Quinn turns and winks at his visitors. ‘I fuckin’ love doing that, I do. Those two lads, college fellas, both of them. One, his auldfella’s a doctor.’ The commandant laughs. ‘And any jaysus time I let out a roar, they jump and then jump higher and bring in the biscuits and tea. I’m tellin’ you, when I was in the ’Joy, I had a chief who done the same thing on me for years. Tea, Quinn! And move your arse! And where is he now, I ask you?’
O’Keefe, unsure of whether or not the commandant’s question is rhetorical, smiles neutrally.
Rhetorical it is. ‘Not fuckin’ here is where he’s not! Not commandant of his own fuckin’ camp, he’s not!’ Quinn’s face is flushed red with laughter, and again he roars, ‘What’s taking ye two jinnies with the tea?’
Half mad, this fella, O’Keefe decides, wondering about his connection to Xavier College, considering his disdain for ‘college fellas’ and doctors’ sons.
As if reading O’Keefe’s thoughts, Commandant Quinn says, ‘So, are yis auld Xavier boys yerselves or what, lads?’
‘I am,’ O’Keefe says. ‘What year did you finish there, Commandant?’
‘Finish?’ Quinn says. ‘You must be joking. Poor auld Father O’Dea done every-bleedin’-thing he could to keep me in the place, but finally even he knew I needed the boot. Thick as two planks, I was. Still am!’ He laughs again.
Quinn is a portly man in his mid-thirties, his face dusted with red stubble and his eyes flashing with mirth. A man more at home telling ribald yarns in a public house than commanding an internment camp maybe, but O’Keefe had seen less likely looking officers than this one during his time in the army, and looks are, he knows, often deceptive when it comes to good soldiering or leadership.
‘You mustn’t have been too thick to pass the entrance exams,’ O’Keefe says.
‘Exams? Not on yer life, Mr O’Keefe. Sure, me auld-one was a cleaner in the residence where the Jesuits lived, and wasn’t I always under her feet when she cleaned, her with no one to mind me. The priests took a shine to me, God only knows why, and they let me into Xavier free and gratis—exams be fucked. I couldn’t have spelt “exams”, let alone sat one. Father O’Dea, though, a grand fella and no mistake. Felt fierce awful about giving me the shove and looked out for me ever after. Got me the job as a warder in Mountjoy when I turned eighteen. Best job I ever had til I got this one!’
‘And how did yeh get this one?’ Just Albert asks, the sarcasm in his voice barely disguised. O’Keefe can guess what Ginny Dolan’s man feels about prison warders and their Free State equivalents. More than one filthy song is sung in Monto kips heralding the misdeeds of prison warders and ending in their almighty comeuppances.
But Quinn appears to have missed the jibe behind the words. As he is about to speak, the tea arrives. ‘You tell them,’ the commandant says, ‘tell them, Fiachna … Fiachra … whatever your name is. You tell them how I got this job of work.’ He is beaming, and as the young subaltern sets the tea tray on the table, Quinn again winks at O’Keefe. ‘Tell them, Fiach.’ The commandant makes the young man’s name sound vaguely obscene.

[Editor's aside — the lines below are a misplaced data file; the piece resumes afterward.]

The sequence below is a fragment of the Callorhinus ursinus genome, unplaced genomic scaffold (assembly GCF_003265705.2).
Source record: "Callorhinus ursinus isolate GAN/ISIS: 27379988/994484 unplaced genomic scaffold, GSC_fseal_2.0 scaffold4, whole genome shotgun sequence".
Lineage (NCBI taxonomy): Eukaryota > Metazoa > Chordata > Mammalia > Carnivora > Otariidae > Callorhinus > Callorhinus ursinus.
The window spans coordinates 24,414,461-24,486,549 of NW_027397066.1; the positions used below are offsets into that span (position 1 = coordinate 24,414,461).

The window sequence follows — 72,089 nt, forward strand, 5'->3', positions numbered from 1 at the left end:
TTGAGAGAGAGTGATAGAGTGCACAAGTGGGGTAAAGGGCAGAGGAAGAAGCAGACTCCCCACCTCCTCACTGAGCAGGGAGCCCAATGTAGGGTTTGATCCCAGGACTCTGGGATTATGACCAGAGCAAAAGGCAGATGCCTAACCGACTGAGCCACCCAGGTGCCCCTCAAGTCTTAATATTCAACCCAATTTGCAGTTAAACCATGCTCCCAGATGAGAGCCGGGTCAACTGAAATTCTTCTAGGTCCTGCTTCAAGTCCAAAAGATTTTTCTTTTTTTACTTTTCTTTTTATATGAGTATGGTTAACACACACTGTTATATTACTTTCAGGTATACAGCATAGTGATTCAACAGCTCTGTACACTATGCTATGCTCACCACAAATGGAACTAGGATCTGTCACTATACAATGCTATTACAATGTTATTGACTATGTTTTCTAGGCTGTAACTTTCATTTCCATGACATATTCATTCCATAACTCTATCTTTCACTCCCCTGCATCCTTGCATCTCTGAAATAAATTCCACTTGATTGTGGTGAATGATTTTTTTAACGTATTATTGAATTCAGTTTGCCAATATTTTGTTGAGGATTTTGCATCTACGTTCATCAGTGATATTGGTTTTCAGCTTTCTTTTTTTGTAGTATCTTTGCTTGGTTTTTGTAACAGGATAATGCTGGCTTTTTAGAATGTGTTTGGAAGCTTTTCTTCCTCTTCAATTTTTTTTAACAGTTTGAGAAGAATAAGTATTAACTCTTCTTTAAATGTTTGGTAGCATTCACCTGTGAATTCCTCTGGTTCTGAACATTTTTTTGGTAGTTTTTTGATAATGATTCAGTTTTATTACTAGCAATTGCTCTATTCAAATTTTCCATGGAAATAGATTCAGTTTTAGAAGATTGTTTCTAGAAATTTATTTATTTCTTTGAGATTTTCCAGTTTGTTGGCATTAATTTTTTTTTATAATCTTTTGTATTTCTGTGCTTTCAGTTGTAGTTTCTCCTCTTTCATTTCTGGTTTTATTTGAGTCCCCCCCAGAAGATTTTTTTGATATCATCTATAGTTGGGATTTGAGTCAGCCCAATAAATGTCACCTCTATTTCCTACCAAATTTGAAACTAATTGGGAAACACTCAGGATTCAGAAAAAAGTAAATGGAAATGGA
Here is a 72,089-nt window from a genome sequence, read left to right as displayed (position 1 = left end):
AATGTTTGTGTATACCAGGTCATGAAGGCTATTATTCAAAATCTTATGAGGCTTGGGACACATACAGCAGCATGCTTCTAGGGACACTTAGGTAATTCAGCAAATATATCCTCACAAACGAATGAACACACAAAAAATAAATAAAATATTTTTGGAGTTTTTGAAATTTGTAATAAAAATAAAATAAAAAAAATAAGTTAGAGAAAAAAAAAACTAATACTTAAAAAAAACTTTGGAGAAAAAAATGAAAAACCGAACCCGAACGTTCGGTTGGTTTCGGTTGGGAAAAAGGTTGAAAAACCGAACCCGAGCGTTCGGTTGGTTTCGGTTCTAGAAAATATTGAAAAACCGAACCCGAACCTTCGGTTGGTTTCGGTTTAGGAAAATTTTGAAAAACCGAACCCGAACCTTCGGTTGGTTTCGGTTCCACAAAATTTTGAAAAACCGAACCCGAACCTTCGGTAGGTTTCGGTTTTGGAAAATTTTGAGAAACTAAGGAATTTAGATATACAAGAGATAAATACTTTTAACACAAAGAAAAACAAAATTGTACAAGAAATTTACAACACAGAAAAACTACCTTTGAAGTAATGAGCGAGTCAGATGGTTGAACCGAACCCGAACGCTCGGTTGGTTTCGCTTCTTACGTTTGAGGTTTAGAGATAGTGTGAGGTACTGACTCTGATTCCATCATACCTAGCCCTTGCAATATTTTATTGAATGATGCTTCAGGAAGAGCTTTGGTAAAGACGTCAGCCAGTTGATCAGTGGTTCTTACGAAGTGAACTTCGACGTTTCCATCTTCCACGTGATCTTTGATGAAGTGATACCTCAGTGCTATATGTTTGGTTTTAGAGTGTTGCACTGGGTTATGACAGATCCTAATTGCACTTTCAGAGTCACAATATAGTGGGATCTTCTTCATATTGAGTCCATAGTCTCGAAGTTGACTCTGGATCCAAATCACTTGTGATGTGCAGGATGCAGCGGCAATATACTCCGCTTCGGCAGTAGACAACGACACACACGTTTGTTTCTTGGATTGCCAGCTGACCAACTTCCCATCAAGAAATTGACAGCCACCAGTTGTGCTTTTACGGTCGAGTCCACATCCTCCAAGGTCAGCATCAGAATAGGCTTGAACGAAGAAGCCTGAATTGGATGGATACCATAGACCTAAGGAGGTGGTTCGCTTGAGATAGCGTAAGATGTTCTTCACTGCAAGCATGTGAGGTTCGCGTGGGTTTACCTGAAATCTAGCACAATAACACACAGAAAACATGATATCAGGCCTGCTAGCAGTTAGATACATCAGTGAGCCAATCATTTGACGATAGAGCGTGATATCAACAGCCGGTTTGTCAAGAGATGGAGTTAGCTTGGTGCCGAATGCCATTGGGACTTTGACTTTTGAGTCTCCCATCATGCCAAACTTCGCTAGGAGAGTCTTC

‘Fiachna,’ the young man says, contempt on his face.
The subaltern sighs, and says, as if reciting it, ‘You got the job, Commandant, in honour of your loyal and dutiful service to the just cause of liberty during your time as a warder in Mountjoy. Michael Collins himself, God rest him, promoted you to the post.’
‘Right you are, sonny buck. The Big Fella himself, may he rest in eternal peace.’ Quinn turns back to O’Keefe and Albert. ‘I was the inside man when the Dillon boys dollied themselves up in Tommy uniforms and tried to break out Seán Mac Eoin. I was meant to go out with them in the armoured car, only some plank in the party decided to light up the governor’s office with his Enfield. Still and all, I done my service for the cause …’
‘Will there be anything else, Commandant?’
‘We’re grand now, Frank. Thank you.’
‘Fiachna. What kind of name is that at all? Your mother mustn’t have liked you much, giving you a name like that.’
The subaltern brushes through the curtains and is gone.
‘I love winding them two toffs up, I do,’ Quinn says.
O’Keefe smiles. ‘It’d make the day shorter, sure.’
‘That it does, Mr O’Keefe, that it does. Now, you’re here to see some fellas, Father O’Dea tells me, about a missing boy?’
‘Yes,’ O’Keefe says, looking over to see if Just Albert will let him take the lead. Albert is impassive, so O’Keefe continues. ‘The woman I’m … we’re … working for has hired us to find her son. He’s missing, and we believe the Mahon brothers might know something about it. Dominic Mahon, more specifically. We’re not sure what he can tell us, but we’ll give it a bash and see what we get.’
The commandant pours out the tea and then lights a cigarette, holding the box of Gold Flake out to his visitors. O’Keefe realises he has again forgotten to buy cigarettes and takes one, nodding his thanks. Just Albert lights one of his small cigars with a brass lighter.
‘The Mahons. Right. Take your tea there, men, before it goes cold,’ Quinn says, lifting his cup and slurping loudly.
They take the mugs from the tray, O’Keefe wondering what young Fiachna might have doctored it with, but deciding it would be rude not to chance it.
Quinn sets down his cup and picks up a manila file from his desk. ‘I had this pulled when Father O’Dea jingled and said who yis wanted to see. A terrible shower, the Mahons. Are you lads sure yis need speak with the likes of them? They’re not even proper republicans at all. A mob of dirty dockers who got us some guns in the Tan War and now sell to Dev’s Irregulars on the other side. They’d sell their own mother if you wanted to buy her, I’m telling you. They’ve a hut all to themselves because none of the other republican lads will bunk up with them. I’d have one of me guards take you out there if he’d agree to go, but none of them will. And I don’t imagine any would know where their hut was anyway.’
‘What?’ O’Keefe says. ‘Your guards don’t know which hut is the Mahons’?’
‘And what do you mean by ‘if’ they’d take us out?’ Just Albert says. ‘This is the mighty Free State army, isn’t it? Can’t you order them to take us?’
This time, O’Keefe does not mind Albert’s question. He had been wondering the same thing.
Quinn takes a long drag on his cigarette and a sup of tea. ‘Look, lads, I’m not proud to say this, but this camp is not run by me or by the Free State Army or any of my guards, and don’t let no one tell you any different. All prisons are the same to some degree. The warders only run a jail with the consent of the men in their charge, if you get me. Sure, every warder wants to go home at night in one piece, and every lag wants what he thinks he’s a right to, and the two come to a reasonable accommodation. But this place …’ Quinn shakes his head sadly. ‘It’s not at all easy being jailer to them that were your friends and comrades before this war started.’